Posted by: kellyannem | October 19, 2010

Money Then and Now

Since there are so many references to wages, fees, and money in general in Victorian London Street Life in Historic Photographs by John Thomson, I decided to do some research to try to understand what these numbers actually mean. Two hours later, here is what I’ve come up with:

First of all, there are two systems within the British money system, and they come before and after “Decimal day” which is February 15, 1971. Before “Decimal day” money in the U.K. was broken into pounds (£), shillings (s.), and pence (d.), as follows:

£1 = 20s. = 240d.

After “Decimal day” the system changed to 100 pennies in a pound, doing away with shillings and pence. (The new penny equaled 2.4 of the old pence.)

In the section titled “Street Advertising,” Thomson writes that on average “ladder-men” make between £1 and £1 15s. per week (28). The conversion website I found (of old British to contemporary money) only went to 2008, and obviously in recent years the value of money fluctuates so rapidly that this could be totally off, but it is the nearest I could find. With this conversion, one pound in 1877 (the year the original Street Life in London was published) equals roughly £70.10 in 2008. Today (in 2010), £70.10 equals $111.36. Confused? I apologize, but it’s about to get more fun. Thomson goes on to say that “they work as a rule from seven in the morning to seven at night” (28). This means a twelve hour workday. He does not say how many days a week they work, but let us assume five for now. If these advertisers are working twelve hours a day, five days a week, making $111.36 a week, this makes their hourly wage $1.86. If they work six days a week, which might be more likely considering their class and profession, this brings their hourly wage to $1.55. This is still a bit of a floating concept since we don’t know how much one needed to spend on food, lodging, clothing, supporting a family, etc., but by today’s standards it is definitely extreme poverty. And the “ladder-men” made more money than other advertisers! Now consider that the Prince of Wales would pay £1 for a photograph (33). He could spend on “charity in disguise” what an advertiser made in a week.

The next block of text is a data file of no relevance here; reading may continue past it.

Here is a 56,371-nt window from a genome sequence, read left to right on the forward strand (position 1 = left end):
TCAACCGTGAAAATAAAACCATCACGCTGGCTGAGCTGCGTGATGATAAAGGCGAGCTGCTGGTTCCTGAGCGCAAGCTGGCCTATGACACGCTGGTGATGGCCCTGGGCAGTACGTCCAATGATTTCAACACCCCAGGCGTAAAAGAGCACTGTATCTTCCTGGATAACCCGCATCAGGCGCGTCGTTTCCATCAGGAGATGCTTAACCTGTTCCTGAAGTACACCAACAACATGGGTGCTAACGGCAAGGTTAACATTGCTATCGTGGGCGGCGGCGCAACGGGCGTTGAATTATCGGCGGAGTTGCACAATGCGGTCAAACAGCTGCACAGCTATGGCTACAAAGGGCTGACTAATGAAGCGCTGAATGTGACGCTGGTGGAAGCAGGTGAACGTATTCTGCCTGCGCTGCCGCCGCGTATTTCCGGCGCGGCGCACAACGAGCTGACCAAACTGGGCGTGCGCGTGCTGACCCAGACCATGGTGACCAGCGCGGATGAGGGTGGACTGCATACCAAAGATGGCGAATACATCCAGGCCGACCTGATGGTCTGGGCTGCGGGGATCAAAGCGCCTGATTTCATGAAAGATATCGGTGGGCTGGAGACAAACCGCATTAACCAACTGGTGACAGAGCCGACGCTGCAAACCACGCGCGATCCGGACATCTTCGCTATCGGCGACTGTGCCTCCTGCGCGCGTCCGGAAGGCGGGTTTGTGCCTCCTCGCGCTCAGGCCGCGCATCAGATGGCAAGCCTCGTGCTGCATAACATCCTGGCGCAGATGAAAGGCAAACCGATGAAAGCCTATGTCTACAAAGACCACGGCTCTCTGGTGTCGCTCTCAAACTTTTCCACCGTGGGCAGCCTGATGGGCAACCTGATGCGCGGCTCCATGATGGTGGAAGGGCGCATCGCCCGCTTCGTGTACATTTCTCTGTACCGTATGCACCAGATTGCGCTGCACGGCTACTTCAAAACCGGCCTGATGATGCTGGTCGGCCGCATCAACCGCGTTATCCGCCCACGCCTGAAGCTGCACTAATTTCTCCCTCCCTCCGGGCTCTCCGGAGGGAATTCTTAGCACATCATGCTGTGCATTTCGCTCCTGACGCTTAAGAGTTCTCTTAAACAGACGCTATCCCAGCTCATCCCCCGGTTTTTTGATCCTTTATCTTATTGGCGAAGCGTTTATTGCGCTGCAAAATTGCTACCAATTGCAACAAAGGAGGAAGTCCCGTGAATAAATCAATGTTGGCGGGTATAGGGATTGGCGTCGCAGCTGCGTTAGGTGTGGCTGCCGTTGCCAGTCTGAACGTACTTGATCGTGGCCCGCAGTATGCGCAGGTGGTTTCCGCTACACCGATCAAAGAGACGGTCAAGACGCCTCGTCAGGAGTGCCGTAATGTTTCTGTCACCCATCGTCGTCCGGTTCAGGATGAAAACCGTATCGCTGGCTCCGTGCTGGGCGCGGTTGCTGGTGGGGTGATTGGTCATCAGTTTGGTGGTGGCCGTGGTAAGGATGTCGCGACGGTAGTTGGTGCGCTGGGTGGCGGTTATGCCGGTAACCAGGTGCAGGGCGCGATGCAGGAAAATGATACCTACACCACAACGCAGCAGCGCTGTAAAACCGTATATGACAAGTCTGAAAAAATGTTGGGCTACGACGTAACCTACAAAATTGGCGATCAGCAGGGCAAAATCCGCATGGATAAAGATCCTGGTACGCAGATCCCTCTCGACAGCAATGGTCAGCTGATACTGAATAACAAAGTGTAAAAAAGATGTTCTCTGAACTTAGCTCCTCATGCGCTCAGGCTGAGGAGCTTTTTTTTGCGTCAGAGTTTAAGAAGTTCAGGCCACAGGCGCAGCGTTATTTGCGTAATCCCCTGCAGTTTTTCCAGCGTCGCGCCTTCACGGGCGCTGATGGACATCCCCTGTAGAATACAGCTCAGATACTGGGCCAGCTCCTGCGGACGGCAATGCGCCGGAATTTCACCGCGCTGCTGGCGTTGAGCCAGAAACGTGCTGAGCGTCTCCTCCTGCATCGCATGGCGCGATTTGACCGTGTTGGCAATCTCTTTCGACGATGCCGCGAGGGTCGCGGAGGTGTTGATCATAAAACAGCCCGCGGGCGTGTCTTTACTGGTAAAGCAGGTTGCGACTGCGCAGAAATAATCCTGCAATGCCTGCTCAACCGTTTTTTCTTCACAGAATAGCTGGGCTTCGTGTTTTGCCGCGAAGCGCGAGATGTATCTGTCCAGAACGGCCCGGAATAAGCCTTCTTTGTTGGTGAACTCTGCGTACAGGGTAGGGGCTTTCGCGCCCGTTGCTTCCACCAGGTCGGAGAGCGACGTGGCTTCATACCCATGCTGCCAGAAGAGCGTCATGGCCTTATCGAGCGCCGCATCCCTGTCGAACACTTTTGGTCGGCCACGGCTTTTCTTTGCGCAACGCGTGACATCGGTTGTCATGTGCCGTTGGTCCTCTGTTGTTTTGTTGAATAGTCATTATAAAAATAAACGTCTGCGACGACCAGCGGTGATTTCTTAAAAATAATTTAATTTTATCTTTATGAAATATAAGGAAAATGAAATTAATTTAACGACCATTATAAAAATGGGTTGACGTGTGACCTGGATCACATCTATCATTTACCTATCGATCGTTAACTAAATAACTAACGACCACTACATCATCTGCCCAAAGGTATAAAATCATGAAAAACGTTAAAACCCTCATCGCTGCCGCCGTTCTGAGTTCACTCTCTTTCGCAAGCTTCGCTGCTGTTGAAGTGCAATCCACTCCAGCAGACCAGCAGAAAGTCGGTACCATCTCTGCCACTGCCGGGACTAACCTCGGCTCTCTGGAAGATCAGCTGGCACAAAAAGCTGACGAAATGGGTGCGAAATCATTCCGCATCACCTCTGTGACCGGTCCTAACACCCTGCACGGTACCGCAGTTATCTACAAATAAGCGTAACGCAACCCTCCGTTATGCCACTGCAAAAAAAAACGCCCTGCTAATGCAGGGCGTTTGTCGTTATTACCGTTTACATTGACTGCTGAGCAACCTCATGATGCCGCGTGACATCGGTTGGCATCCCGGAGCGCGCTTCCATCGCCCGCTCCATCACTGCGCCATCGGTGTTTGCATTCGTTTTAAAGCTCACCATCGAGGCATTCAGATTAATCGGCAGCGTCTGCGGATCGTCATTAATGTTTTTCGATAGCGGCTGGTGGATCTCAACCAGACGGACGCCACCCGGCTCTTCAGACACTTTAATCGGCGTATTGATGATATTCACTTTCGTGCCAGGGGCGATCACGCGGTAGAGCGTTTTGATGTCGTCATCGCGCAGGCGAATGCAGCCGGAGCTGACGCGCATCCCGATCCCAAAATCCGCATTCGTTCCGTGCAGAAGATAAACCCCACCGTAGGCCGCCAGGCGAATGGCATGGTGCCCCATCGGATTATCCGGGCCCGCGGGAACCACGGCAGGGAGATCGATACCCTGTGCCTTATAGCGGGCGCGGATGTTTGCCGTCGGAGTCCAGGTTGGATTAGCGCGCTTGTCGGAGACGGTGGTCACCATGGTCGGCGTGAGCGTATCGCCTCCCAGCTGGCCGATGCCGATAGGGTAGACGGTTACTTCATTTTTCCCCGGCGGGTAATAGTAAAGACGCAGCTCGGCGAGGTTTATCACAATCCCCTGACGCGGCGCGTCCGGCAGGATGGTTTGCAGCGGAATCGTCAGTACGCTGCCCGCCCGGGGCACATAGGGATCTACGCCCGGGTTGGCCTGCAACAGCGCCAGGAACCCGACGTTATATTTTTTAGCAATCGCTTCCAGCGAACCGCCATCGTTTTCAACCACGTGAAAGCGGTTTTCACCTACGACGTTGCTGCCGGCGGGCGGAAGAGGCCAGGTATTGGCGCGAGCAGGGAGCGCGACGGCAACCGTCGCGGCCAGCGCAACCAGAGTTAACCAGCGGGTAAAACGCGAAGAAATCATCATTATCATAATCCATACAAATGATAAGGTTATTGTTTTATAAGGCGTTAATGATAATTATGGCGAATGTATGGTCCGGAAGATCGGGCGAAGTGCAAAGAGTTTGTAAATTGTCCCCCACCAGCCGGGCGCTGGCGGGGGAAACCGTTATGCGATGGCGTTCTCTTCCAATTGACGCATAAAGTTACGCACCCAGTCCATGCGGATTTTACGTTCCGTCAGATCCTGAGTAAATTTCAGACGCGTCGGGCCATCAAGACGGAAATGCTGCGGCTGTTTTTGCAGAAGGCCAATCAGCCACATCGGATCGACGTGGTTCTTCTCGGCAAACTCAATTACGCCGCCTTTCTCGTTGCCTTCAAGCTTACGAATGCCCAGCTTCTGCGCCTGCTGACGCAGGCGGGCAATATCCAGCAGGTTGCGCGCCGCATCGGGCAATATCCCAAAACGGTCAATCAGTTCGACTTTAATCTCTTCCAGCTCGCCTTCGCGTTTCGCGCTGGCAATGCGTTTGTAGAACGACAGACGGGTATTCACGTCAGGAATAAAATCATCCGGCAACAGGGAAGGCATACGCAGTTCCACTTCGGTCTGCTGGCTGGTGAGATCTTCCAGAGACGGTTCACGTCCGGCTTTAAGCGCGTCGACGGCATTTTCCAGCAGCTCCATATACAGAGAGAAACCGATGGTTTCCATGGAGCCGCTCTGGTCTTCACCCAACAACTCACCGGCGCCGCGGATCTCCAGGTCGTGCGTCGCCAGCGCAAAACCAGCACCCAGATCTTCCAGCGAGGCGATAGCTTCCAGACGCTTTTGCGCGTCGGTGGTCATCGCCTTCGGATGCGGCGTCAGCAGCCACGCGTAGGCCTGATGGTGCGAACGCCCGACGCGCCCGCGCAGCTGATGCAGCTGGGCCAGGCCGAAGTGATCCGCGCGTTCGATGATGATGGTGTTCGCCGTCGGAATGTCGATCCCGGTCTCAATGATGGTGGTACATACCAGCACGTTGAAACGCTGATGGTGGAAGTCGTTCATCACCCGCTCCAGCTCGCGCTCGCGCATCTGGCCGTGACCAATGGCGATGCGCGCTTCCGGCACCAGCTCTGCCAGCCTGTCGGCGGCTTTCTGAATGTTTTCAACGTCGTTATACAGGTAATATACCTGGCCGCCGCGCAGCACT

I don’t know if this has been helpful or more confusing. I am only attempting to ground some of these foreign figures in modern concepts of money. If someone finds that my calculations are far off, please correct me!

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